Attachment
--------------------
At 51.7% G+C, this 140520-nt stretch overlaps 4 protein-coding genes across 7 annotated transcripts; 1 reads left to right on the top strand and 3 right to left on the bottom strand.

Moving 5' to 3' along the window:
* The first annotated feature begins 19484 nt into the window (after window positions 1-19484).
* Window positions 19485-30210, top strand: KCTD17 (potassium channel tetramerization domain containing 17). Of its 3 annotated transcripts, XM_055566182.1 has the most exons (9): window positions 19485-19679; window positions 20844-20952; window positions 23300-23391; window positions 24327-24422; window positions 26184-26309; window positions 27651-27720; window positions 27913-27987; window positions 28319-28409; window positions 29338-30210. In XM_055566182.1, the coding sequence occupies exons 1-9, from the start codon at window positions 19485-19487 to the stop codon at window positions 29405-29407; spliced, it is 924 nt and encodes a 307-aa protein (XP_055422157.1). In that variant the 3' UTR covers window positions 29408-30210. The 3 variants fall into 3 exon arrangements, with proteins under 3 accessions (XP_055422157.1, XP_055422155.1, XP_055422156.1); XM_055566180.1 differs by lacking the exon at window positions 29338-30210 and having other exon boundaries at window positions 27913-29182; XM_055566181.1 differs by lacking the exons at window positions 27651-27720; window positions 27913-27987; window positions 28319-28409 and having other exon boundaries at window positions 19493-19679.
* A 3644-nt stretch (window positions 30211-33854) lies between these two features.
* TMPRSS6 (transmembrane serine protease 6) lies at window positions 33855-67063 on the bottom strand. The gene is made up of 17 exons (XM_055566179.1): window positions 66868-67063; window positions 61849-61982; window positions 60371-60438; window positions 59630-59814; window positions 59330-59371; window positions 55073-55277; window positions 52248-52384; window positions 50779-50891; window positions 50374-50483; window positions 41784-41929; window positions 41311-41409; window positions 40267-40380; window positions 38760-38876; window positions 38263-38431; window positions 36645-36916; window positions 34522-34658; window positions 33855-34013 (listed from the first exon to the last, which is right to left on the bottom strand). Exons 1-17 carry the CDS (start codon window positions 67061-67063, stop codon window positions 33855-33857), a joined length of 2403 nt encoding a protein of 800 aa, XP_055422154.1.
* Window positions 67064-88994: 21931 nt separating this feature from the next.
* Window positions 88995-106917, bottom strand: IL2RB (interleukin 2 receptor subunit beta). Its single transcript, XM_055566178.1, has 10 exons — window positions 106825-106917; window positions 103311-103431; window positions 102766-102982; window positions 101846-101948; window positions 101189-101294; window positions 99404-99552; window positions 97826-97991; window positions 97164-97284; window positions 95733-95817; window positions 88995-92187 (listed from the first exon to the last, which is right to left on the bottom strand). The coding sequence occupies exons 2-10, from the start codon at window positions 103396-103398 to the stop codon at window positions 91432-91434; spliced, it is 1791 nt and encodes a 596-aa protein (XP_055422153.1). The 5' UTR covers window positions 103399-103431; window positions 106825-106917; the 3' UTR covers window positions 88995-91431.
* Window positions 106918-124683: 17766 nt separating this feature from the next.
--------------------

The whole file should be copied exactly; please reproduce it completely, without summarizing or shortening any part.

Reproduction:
At 51.7% G+C, this 140520-nt stretch overlaps 4 protein-coding genes across 7 annotated transcripts; 1 reads left to right on the top strand and 3 right to left on the bottom strand.

Moving 5' to 3' along the window:
* The first annotated feature begins 19484 nt into the window (after window positions 1-19484).
* Window positions 19485-30210, top strand: KCTD17 (potassium channel tetramerization domain containing 17). Of its 3 annotated transcripts, XM_055566182.1 has the most exons (9): window positions 19485-19679; window positions 20844-20952; window positions 23300-23391; window positions 24327-24422; window positions 26184-26309; window positions 27651-27720; window positions 27913-27987; window positions 28319-28409; window positions 29338-30210. In XM_055566182.1, the coding sequence occupies exons 1-9, from the start codon at window positions 19485-19487 to the stop codon at window positions 29405-29407; spliced, it is 924 nt and encodes a 307-aa protein (XP_055422157.1). In that variant the 3' UTR covers window positions 29408-30210. The 3 variants fall into 3 exon arrangements, with proteins under 3 accessions (XP_055422157.1, XP_055422155.1, XP_055422156.1); XM_055566180.1 differs by lacking the exon at window positions 29338-30210 and having other exon boundaries at window positions 27913-29182; XM_055566181.1 differs by lacking the exons at window positions 27651-27720; window positions 27913-27987; window positions 28319-28409 and having other exon boundaries at window positions 19493-19679.
* A 3644-nt stretch (window positions 30211-33854) lies between these two features.
* TMPRSS6 (transmembrane serine protease 6) lies at window positions 33855-67063 on the bottom strand. The gene is made up of 17 exons (XM_055566179.1): window positions 66868-67063; window positions 61849-61982; window positions 60371-60438; window positions 59630-59814; window positions 59330-59371; window positions 55073-55277; window positions 52248-52384; window positions 50779-50891; window positions 50374-50483; window positions 41784-41929; window positions 41311-41409; window positions 40267-40380; window positions 38760-38876; window positions 38263-38431; window positions 36645-36916; window positions 34522-34658; window positions 33855-34013 (listed from the first exon to the last, which is right to left on the bottom strand). Exons 1-17 carry the CDS (start codon window positions 67061-67063, stop codon window positions 33855-33857), a joined length of 2403 nt encoding a protein of 800 aa, XP_055422154.1.
* Window positions 67064-88994: 21931 nt separating this feature from the next.
* Window positions 88995-106917, bottom strand: IL2RB (interleukin 2 receptor subunit beta). Its single transcript, XM_055566178.1, has 10 exons — window positions 106825-106917; window positions 103311-103431; window positions 102766-102982; window positions 101846-101948; window positions 101189-101294; window positions 99404-99552; window positions 97826-97991; window positions 97164-97284; window positions 95733-95817; window positions 88995-92187 (listed from the first exon to the last, which is right to left on the bottom strand). The coding sequence occupies exons 2-10, from the start codon at window positions 103396-103398 to the stop codon at window positions 91432-91434; spliced, it is 1791 nt and encodes a 596-aa protein (XP_055422153.1). The 5' UTR covers window positions 103399-103431; window positions 106825-106917; the 3' UTR covers window positions 88995-91431.
* Window positions 106918-124683: 17766 nt separating this feature from the next.